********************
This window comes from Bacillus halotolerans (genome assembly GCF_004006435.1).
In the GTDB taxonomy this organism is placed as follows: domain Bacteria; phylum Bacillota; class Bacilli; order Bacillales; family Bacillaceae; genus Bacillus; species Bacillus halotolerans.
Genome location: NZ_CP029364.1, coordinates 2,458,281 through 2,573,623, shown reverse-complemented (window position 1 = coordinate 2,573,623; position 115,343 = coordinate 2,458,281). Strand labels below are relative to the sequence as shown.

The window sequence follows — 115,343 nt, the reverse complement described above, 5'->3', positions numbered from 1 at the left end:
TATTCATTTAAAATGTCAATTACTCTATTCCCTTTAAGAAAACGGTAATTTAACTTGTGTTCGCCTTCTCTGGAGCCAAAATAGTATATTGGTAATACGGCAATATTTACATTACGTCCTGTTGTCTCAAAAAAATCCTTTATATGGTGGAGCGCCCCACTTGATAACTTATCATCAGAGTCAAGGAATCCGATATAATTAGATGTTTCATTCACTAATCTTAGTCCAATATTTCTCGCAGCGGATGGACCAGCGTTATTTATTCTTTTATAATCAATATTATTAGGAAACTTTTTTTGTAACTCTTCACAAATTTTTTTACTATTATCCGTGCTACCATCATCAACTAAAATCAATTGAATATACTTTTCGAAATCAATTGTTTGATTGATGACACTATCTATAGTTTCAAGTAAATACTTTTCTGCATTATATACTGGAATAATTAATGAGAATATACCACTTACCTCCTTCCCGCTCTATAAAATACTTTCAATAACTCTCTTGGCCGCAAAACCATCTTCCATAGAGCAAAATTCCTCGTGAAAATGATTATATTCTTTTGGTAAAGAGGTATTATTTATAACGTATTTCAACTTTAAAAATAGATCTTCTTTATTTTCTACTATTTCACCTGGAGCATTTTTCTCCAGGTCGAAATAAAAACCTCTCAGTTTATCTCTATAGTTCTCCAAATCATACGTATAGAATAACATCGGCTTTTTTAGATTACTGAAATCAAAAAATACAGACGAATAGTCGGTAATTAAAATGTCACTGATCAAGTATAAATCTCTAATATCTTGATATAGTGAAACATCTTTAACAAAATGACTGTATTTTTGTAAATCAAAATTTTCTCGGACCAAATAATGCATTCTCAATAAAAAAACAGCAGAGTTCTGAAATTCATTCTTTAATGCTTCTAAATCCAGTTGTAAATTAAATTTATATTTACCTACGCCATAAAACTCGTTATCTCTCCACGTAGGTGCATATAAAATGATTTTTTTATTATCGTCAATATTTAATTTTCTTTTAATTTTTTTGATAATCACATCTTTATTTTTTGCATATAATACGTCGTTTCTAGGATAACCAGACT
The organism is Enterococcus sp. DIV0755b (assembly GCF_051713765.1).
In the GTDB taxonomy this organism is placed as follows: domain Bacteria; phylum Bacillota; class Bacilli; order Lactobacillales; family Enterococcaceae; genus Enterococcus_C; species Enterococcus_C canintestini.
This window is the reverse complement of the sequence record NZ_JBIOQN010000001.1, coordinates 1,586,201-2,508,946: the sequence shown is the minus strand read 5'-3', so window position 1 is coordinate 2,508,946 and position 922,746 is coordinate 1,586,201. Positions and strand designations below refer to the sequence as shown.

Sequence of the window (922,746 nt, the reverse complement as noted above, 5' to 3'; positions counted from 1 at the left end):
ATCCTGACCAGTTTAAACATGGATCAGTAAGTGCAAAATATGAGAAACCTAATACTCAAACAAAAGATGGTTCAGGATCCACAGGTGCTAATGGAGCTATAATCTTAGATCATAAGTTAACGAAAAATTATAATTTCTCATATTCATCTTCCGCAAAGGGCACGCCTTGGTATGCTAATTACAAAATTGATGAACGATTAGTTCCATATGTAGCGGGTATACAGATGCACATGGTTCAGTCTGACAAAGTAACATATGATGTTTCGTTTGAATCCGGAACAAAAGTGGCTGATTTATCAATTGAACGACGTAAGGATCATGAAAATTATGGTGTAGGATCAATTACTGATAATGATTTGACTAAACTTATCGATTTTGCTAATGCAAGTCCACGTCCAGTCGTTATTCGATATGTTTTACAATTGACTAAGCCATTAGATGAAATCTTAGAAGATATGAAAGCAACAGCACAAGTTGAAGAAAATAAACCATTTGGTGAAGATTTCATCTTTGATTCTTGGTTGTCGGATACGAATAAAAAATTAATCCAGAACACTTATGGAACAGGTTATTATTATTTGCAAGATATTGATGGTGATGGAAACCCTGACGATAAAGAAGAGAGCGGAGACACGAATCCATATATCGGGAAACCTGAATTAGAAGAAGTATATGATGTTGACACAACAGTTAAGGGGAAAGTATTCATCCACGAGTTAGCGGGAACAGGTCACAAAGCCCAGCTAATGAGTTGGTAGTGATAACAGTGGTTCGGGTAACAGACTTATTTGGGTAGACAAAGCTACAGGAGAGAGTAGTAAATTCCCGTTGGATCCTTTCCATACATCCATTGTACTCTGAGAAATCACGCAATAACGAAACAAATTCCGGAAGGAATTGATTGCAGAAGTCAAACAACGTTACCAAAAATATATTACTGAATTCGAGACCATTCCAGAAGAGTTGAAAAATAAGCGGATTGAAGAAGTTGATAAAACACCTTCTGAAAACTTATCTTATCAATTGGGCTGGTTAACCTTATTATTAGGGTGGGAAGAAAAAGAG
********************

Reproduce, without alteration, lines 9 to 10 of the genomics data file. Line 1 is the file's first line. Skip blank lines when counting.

Sequence of the window (922,746 nt, the reverse complement as noted above, 5' to 3'; positions counted from 1 at the left end):
ATCCTGACCAGTTTAAACATGGATCAGTAAGTGCAAAATATGAGAAACCTAATACTCAAACAAAAGATGGTTCAGGATCCACAGGTGCTAATGGAGCTATAATCTTAGATCATAAGTTAACGAAAAATTATAATTTCTCATATTCATCTTCCGCAAAGGGCACGCCTTGGTATGCTAATTACAAAATTGATGAACGATTAGTTCCATATGTAGCGGGTATACAGATGCACATGGTTCAGTCTGACAAAGTAACATATGATGTTTCGTTTGAATCCGGAACAAAAGTGGCTGATTTATCAATTGAACGACGTAAGGATCATGAAAATTATGGTGTAGGATCAATTACTGATAATGATTTGACTAAACTTATCGATTTTGCTAATGCAAGTCCACGTCCAGTCGTTATTCGATATGTTTTACAATTGACTAAGCCATTAGATGAAATCTTAGAAGATATGAAAGCAACAGCACAAGTTGAAGAAAATAAACCATTTGGTGAAGATTTCATCTTTGATTCTTGGTTGTCGGATACGAATAAAAAATTAATCCAGAACACTTATGGAACAGGTTATTATTATTTGCAAGATATTGATGGTGATGGAAACCCTGACGATAAAGAAGAGAGCGGAGACACGAATCCATATATCGGGAAACCTGAATTAGAAGAAGTATATGATGTTGACACAACAGTTAAGGGGAAAGTATTCATCCACGAGTTAGCGGGAACAGGTCACAAAGCCCAGCTAATGAGTTGGTAGTGATAACAGTGGTTCGGGTAACAGACTTATTTGGGTAGACAAAGCTACAGGAGAGAGTAGTAAATTCCCGTTGGATCCTTTCCATACATCCATTGTACTCTGAGAAATCACGCAATAACGAAACAAATTCCGGAAGGAATTGATTGCAGAAGTCAAACAACGTTACCAAAAATATATTACTGAATTCGAGACCATTCCAGAAGAGTTGAAAAATAAGCGGATTGAAGAAGTTGATAAAACACCTTCTGAAAACTTATCTTATCAATTGGGCTGGTTAACCTTATTATTAGGGTGGGAAGAAAAAGAG